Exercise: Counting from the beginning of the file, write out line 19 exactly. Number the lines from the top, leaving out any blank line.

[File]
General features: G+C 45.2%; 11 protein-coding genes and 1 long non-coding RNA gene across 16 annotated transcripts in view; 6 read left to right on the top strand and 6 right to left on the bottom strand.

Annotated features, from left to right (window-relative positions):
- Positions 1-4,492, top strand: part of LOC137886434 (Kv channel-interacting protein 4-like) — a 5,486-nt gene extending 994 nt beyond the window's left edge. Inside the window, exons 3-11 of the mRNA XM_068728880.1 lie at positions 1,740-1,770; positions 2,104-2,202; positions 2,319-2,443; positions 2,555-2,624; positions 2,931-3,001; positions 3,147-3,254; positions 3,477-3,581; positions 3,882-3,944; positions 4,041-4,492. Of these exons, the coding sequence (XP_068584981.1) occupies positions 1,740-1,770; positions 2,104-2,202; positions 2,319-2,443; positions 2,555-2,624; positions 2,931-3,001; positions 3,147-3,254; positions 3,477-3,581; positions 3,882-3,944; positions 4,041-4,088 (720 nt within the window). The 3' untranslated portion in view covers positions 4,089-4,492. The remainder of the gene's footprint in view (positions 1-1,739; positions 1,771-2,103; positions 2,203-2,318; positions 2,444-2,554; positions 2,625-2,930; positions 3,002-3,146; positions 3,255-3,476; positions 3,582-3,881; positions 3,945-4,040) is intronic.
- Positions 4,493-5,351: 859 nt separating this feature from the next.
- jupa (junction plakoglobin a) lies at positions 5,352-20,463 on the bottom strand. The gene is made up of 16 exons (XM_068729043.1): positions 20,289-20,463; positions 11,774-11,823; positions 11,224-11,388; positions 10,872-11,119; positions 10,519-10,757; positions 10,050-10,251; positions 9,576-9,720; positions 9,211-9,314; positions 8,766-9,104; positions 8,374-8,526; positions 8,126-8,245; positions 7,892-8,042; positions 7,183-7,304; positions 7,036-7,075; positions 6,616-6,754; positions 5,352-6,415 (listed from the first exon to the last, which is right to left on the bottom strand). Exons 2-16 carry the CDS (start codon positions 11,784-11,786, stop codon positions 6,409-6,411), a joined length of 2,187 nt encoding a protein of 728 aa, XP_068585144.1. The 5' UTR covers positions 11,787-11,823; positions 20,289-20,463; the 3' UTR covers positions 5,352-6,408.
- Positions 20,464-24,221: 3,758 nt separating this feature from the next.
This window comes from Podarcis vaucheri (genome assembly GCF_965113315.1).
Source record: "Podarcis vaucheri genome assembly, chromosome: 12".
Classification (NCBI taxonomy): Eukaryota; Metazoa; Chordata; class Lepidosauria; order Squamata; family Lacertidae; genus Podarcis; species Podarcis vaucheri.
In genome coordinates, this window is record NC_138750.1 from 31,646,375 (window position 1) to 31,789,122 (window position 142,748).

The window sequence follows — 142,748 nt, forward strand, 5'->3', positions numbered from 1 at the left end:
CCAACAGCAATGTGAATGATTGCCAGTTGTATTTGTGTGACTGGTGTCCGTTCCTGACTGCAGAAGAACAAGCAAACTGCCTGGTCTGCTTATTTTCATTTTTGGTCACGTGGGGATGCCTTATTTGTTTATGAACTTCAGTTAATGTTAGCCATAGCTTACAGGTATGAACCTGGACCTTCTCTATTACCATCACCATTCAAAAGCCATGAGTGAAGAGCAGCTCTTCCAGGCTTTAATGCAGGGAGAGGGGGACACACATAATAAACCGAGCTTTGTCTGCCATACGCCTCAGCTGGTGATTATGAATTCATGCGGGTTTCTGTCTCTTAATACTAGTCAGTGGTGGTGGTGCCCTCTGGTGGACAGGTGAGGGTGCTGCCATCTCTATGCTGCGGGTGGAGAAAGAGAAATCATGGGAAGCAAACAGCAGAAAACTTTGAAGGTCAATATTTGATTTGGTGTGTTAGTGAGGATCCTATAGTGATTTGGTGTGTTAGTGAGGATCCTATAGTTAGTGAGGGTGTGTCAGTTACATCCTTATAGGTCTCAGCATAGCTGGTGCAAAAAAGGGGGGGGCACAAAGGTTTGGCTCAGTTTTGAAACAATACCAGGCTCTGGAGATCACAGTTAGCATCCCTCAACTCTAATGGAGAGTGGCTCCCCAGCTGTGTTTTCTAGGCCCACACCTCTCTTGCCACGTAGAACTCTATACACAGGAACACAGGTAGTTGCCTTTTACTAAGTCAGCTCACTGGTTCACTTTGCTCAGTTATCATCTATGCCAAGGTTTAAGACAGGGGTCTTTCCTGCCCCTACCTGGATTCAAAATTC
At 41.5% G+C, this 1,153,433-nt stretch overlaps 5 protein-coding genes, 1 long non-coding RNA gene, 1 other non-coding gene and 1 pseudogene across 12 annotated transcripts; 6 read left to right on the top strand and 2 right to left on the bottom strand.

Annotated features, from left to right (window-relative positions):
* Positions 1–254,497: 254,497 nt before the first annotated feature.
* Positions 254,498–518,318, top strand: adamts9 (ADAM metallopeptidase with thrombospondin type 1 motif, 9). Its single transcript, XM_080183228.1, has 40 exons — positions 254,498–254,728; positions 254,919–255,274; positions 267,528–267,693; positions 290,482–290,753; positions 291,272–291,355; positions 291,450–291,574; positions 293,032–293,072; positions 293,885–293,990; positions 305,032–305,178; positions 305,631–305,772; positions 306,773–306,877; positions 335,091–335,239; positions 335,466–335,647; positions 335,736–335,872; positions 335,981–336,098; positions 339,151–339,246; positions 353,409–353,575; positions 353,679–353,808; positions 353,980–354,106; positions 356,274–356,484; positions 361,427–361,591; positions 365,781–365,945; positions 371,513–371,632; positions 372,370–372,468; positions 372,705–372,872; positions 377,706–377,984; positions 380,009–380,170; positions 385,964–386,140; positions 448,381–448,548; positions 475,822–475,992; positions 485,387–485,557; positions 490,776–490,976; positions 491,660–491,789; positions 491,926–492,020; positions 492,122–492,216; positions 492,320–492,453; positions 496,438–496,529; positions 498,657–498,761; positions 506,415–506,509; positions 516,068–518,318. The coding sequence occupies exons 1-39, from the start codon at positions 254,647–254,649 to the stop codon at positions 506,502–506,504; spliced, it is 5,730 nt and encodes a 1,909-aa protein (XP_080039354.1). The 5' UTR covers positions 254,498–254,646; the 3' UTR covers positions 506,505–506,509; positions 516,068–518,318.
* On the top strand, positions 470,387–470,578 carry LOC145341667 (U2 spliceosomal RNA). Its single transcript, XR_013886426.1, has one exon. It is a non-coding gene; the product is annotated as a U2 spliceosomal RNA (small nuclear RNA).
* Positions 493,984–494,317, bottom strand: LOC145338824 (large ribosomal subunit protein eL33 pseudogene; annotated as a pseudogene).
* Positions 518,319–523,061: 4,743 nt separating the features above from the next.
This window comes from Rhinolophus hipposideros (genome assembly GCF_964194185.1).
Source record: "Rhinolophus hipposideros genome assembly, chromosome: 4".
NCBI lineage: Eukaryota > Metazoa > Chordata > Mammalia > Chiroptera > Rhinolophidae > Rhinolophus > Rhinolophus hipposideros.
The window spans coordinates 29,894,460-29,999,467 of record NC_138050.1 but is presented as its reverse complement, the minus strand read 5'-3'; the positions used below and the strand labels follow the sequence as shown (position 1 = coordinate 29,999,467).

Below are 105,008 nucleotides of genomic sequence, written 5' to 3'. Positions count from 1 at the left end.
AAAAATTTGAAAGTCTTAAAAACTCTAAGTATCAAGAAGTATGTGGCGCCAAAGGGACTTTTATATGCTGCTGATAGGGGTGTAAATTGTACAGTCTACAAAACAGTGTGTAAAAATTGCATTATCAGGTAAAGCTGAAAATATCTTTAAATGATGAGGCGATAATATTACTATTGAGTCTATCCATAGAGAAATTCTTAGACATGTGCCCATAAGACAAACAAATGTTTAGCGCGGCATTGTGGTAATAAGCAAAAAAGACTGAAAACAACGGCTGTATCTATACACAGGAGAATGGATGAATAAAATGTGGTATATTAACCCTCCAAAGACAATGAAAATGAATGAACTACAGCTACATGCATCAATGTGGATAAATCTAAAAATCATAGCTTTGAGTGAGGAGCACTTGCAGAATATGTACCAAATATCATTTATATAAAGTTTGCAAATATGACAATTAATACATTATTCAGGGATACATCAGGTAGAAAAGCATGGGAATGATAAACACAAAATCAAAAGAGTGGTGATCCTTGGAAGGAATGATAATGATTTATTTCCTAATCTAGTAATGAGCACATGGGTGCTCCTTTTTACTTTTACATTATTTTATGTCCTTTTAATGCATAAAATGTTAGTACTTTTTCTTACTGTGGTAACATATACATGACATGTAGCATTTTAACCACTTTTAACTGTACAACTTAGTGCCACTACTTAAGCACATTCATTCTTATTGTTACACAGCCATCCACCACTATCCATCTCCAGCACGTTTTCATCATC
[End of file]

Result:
* Positions 518,319–523,061: 4,743 nt separating the features above from the next.